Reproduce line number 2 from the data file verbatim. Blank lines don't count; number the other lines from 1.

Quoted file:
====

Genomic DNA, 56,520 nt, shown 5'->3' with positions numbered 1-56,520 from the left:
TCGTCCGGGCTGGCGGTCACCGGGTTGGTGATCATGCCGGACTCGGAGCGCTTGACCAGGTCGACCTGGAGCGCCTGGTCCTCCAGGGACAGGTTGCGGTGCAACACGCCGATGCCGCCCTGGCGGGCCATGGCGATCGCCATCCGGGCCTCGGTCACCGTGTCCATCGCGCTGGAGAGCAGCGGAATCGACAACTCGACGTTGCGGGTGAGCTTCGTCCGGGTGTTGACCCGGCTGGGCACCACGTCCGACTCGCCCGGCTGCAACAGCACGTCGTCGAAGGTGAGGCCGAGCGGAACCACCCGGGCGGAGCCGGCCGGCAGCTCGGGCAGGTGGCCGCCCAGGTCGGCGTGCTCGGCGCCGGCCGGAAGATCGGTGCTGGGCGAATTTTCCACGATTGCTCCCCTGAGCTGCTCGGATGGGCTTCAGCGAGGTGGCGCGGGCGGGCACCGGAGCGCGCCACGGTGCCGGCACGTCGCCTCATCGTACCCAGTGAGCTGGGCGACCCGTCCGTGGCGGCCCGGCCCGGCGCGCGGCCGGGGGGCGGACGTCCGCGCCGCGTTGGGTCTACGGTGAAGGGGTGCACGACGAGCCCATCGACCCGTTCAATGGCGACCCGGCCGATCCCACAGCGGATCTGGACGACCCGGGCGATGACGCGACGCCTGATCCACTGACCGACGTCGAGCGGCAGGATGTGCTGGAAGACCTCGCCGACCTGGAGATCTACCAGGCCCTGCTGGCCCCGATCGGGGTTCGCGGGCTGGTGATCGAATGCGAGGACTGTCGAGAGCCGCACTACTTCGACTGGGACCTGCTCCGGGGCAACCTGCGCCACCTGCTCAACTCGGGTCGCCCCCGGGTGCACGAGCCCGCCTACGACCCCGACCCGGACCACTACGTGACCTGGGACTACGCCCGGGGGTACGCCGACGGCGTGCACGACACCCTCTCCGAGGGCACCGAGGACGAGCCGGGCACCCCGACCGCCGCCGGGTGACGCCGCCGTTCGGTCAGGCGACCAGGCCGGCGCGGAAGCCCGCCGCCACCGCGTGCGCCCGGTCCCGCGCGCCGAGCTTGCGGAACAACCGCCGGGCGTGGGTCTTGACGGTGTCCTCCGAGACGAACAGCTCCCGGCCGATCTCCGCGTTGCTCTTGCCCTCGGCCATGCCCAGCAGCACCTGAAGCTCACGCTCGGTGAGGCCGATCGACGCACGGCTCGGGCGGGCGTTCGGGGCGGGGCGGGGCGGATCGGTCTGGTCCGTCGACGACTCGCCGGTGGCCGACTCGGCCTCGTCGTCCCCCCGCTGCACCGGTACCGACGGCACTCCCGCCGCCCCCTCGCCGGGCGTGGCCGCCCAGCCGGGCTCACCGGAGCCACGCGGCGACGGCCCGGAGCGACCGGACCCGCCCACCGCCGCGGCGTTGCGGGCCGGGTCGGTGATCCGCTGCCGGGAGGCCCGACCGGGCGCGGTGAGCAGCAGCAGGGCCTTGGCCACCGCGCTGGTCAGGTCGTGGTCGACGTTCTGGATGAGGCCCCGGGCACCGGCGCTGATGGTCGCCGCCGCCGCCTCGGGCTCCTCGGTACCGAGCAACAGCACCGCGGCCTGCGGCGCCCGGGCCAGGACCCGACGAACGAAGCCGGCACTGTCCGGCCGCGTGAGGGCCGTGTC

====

TCGTCCGGGCTGGCGGTCACCGGGTTGGTGATCATGCCGGACTCGGAGCGCTTGACCAGGTCGACCTGGAGCGCCTGGTCCTCCAGGGACAGGTTGCGGTGCAACACGCCGATGCCGCCCTGGCGGGCCATGGCGATCGCCATCCGGGCCTCGGTCACCGTGTCCATCGCGCTGGAGAGCAGCGGAATCGACAACTCGACGTTGCGGGTGAGCTTCGTCCGGGTGTTGACCCGGCTGGGCACCACGTCCGACTCGCCCGGCTGCAACAGCACGTCGTCGAAGGTGAGGCCGAGCGGAACCACCCGGGCGGAGCCGGCCGGCAGCTCGGGCAGGTGGCCGCCCAGGTCGGCGTGCTCGGCGCCGGCCGGAAGATCGGTGCTGGGCGAATTTTCCACGATTGCTCCCCTGAGCTGCTCGGATGGGCTTCAGCGAGGTGGCGCGGGCGGGCACCGGAGCGCGCCACGGTGCCGGCACGTCGCCTCATCGTACCCAGTGAGCTGGGCGACCCGTCCGTGGCGGCCCGGCCCGGCGCGCGGCCGGGGGGCGGACGTCCGCGCCGCGTTGGGTCTACGGTGAAGGGGTGCACGACGAGCCCATCGACCCGTTCAATGGCGACCCGGCCGATCCCACAGCGGATCTGGACGACCCGGGCGATGACGCGACGCCTGATCCACTGACCGACGTCGAGCGGCAGGATGTGCTGGAAGACCTCGCCGACCTGGAGATCTACCAGGCCCTGCTGGCCCCGATCGGGGTTCGCGGGCTGGTGATCGAATGCGAGGACTGTCGAGAGCCGCACTACTTCGACTGGGACCTGCTCCGGGGCAACCTGCGCCACCTGCTCAACTCGGGTCGCCCCCGGGTGCACGAGCCCGCCTACGACCCCGACCCGGACCACTACGTGACCTGGGACTACGCCCGGGGGTACGCCGACGGCGTGCACGACACCCTCTCCGAGGGCACCGAGGACGAGCCGGGCACCCCGACCGCCGCCGGGTGACGCCGCCGTTCGGTCAGGCGACCAGGCCGGCGCGGAAGCCCGCCGCCACCGCGTGCGCCCGGTCCCGCGCGCCGAGCTTGCGGAACAACCGCCGGGCGTGGGTCTTGACGGTGTCCTCCGAGACGAACAGCTCCCGGCCGATCTCCGCGTTGCTCTTGCCCTCGGCCATGCCCAGCAGCACCTGAAGCTCACGCTCGGTGAGGCCGATCGACGCACGGCTCGGGCGGGCGTTCGGGGCGGGGCGGGGCGGATCGGTCTGGTCCGTCGACGACTCGCCGGTGGCCGACTCGGCCTCGTCGTCCCCCCGCTGCACCGGTACCGACGGCACTCCCGCCGCCCCCTCGCCGGGCGTGGCCGCCCAGCCGGGCTCACCGGAGCCACGCGGCGACGGCCCGGAGCGACCGGACCCGCCCACCGCCGCGGCGTTGCGGGCCGGGTCGGTGATCCGCTGCCGGGAGGCCCGACCGGGCGCGGTGAGCAGCAGCAGGGCCTTGGCCACCGCGCTGGTCAGGTCGTGGTCGACGTTCTGGATGAGGCCCCGGGCACCGGCGCTGATGGTCGCCGCCGCCGCCTCGGGCTCCTCGGTACCGAGCAACAGCACCGCGGCCTGCGGCGCCCGGGCCAGGACCCGACGAACGAAGCCGGCACTGTCCGGCCGCGTGAGGGCCGTGTC